Child sexual abuse is not an everyday theme in literature. But Iman Verjee’s new novel, In Between Dreams, does not merely touch on the topic. It makes it the basis of its entire story, and that is one of the features that make the book stand out.
Child sexual abuse is repulsive, but Iman’s handling of it is unpretentiously outstanding. In Between Dreams, set in Canada, is a first-person narrative by a troubled teenage girl, Frances. Her parents love her, but she is difficult towards them. She adores her father, James, but dislikes her mother, Marienne.
Iman superbly uses flashback to tell the story of Frances parallel to that of her father separately. The book begins in 1992 St Albert, Canada. But after the teenager goes to boarding school, the writer interchanges chapters, mostly between years past in St Albert, where the parents are, and Whitehorse, Yukon, where Frances is schooling.
The plot delves into two people’s unorthodox behaviour. James cannot seem to be able to control wanting Frances who, though very young, gets into a romantic relationship with him.
Frances’ illicit bond with James began when she was six and at 13, she is “in love” with him.
James is overcome by his desires and the relationship takes a sexual twist. But at her age, she is not able to understand the relationship she has with her father. In Between Dreams is Frances’ account of her “love” affair with James, how he stole her innocence, and how she found it back.
Tangled with Frances’ story is that of the paedophilic James, a disturbed man whose childhood was filled with secrets that trouble him; the death of his sister as a child being one.
James married Marienne but never really loved her. And he never wanted children; Frances is the result of an affair he had with his wife’s friend Gina — an affair triggered by his sexual arousal after seeing a young girl while he was with Gina. Marienne leaves James, then Frances’ biological mother abandons the child and James. He raises Frances alone before Marienne later returns.
Slowly, he begins being overprotective of Frances, jealous of envious eyes around her, and finally becomes intimate with her. It does not help his situation that in her teen age, Frances’ feelings for her father grow stronger, and she wants him the same way he wants her.
Nevertheless, you do not feel for James. Nothing calls for his behaviour. He has opportunities to change and tell Frances what they are doing is wrong but his selfish desires prevent him from doing so.
Iman helps us get to understand child sexual molestation from the both sides: that of the person who commits it as well as that of the victim. She enables the reader comprehend their characters in relation to child sexual molestation.
Through the two characters, we get to fathom more what drives people to engage in child sexual molestation; we see that there is more to the people involved in this unfortunate evil than just wickedness.
The novel mixes the young-adult fiction genre — particularly because of the teenager Frances’ narration, experience and interaction with her agemates in the schools she attends — and the erotic fiction genre because of the sexually-themed scenes involving the girl and her father.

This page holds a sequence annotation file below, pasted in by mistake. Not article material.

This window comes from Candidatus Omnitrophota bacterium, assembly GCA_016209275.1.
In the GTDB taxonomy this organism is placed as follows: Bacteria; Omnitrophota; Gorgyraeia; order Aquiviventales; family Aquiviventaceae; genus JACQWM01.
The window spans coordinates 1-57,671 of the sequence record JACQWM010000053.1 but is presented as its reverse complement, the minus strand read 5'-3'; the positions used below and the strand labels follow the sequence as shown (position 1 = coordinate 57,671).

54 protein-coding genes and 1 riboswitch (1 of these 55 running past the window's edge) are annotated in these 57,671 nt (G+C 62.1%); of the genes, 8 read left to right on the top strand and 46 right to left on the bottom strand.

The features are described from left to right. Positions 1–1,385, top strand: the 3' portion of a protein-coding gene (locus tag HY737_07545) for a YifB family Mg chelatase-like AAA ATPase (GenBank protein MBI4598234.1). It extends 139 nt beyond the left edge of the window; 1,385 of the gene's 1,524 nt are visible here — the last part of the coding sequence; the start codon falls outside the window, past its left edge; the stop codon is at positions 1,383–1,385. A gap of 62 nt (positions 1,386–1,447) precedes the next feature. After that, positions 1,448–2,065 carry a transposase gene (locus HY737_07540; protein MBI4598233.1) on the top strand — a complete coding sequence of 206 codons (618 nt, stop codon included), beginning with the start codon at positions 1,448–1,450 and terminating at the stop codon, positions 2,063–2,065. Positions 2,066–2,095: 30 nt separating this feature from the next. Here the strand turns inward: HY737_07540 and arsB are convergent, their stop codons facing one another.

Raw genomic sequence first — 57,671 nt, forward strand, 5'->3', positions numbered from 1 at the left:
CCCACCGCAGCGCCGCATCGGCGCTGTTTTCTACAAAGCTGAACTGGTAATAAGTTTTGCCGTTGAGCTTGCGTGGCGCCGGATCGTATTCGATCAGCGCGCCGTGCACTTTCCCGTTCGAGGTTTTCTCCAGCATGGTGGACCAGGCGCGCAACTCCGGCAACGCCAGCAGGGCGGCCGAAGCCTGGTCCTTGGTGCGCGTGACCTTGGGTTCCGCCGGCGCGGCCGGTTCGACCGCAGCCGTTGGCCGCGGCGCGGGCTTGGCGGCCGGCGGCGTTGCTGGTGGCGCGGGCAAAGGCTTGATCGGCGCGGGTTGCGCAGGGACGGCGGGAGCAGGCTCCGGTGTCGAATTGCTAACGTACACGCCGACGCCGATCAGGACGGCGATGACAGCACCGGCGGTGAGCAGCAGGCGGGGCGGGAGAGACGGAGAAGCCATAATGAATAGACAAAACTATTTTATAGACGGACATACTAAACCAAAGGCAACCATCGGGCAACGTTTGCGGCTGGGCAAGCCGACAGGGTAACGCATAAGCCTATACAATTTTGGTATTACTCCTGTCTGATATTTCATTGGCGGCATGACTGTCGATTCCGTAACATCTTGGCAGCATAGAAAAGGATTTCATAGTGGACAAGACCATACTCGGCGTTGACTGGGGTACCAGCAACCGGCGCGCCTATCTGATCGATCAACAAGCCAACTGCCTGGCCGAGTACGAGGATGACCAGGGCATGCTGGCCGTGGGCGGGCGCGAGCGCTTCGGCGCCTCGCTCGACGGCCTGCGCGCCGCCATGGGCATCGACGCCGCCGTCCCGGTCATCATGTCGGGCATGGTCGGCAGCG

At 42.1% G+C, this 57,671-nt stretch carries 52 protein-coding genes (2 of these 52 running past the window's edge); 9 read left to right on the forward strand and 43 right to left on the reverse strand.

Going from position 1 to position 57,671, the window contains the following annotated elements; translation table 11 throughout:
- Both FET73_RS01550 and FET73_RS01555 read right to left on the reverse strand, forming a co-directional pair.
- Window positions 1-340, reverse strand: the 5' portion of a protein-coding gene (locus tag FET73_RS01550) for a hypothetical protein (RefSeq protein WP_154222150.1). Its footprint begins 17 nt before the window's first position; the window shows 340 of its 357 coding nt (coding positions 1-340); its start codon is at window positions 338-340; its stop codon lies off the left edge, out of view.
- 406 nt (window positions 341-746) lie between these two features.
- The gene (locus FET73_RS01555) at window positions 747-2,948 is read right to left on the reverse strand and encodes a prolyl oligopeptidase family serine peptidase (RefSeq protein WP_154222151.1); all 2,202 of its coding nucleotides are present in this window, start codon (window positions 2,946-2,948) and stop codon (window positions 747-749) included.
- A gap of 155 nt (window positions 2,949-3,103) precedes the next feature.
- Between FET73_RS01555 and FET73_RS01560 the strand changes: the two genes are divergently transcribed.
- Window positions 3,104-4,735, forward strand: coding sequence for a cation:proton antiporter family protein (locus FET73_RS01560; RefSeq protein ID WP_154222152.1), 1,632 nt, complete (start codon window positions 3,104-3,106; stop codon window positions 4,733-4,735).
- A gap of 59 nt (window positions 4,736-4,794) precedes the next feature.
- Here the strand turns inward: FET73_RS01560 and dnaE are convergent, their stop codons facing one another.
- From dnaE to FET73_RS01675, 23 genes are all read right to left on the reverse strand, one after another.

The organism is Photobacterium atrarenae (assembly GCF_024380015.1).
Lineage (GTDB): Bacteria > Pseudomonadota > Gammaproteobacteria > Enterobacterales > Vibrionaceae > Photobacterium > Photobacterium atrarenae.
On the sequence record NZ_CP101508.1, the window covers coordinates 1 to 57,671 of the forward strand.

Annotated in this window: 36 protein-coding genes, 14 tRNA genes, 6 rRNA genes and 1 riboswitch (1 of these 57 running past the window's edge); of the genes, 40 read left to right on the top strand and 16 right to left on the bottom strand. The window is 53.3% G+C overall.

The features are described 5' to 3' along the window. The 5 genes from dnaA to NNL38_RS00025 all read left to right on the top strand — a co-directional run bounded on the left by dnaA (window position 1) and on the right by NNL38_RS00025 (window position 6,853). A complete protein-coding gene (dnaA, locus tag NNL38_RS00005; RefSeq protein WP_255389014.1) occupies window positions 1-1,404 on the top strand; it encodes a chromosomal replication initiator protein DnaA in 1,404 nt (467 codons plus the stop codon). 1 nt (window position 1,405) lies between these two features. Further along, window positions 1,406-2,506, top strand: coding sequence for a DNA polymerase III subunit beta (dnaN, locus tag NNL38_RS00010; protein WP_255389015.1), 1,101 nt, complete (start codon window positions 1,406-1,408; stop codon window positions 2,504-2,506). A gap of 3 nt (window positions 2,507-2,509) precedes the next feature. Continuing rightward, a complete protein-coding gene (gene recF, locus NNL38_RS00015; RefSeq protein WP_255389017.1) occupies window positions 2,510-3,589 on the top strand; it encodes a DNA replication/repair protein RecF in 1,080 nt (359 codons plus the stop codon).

Iman is very descriptive in her writing, helping make her characters, plot, setting and theme more understandable. She develops the story slowly and almost secretively, perhaps self-consciously. Consider this excerpt when Frances’ father takes her out on her 14th birthday:
“Everything smells young and fresh; reborn after a harsh winter, eager to please…he looks brighter, sharper, surrounded by all this loveliness…But I ignore him, wanting to watch him from a distance. Trying to figure out if the way I see him is the way other people do as well”.
Why the topic sexual abuse?
“It’s a terrible thing to have to happen to anyone and it’s imperative that society deals with it,” the author tells Lifestyle. “I wrote to show readers that abusers are also human beings who are struggling with feelings; that although they may want to seek help, they could be afraid to do so because sexual abuse is such a taboo subject and they are fearful of being judged or criminalised.”
Reading In Between Dreams brings up thoughts of Russian-American novelist Vladimir Nabokov’s controversial 1955 masterpiece Lolita. In Lolita, a 37-38 year old literature professor is obsessed with a 12-year-old girl, with whom he becomes sexually involved after he becomes her stepfather.
Iman explains the connection between her novel and Lolita, as well another book, The End of Alice (1996) by American writer AM Homes, which is about a middle-aged paedophile and child killer who is serving a life sentence.
“Although both of these novels are told from the perspective of the abuser, it was never from an empathising point of view, and I thought it would be interesting to explore that aspect; to show readers that the world isn’t black and white, that just because someone does something terrible, doesn’t make one necessarily evil”.
As to who the real victim in this story is, a paedophilic James who spoils a naïve Frances or an immoral Frances who exploits a weak James, Iman observes that the joy of reading a novel is that everyone will be able to form their own opinions on such questions. Still, to her, “the victim in the novel is most certainly Frances”.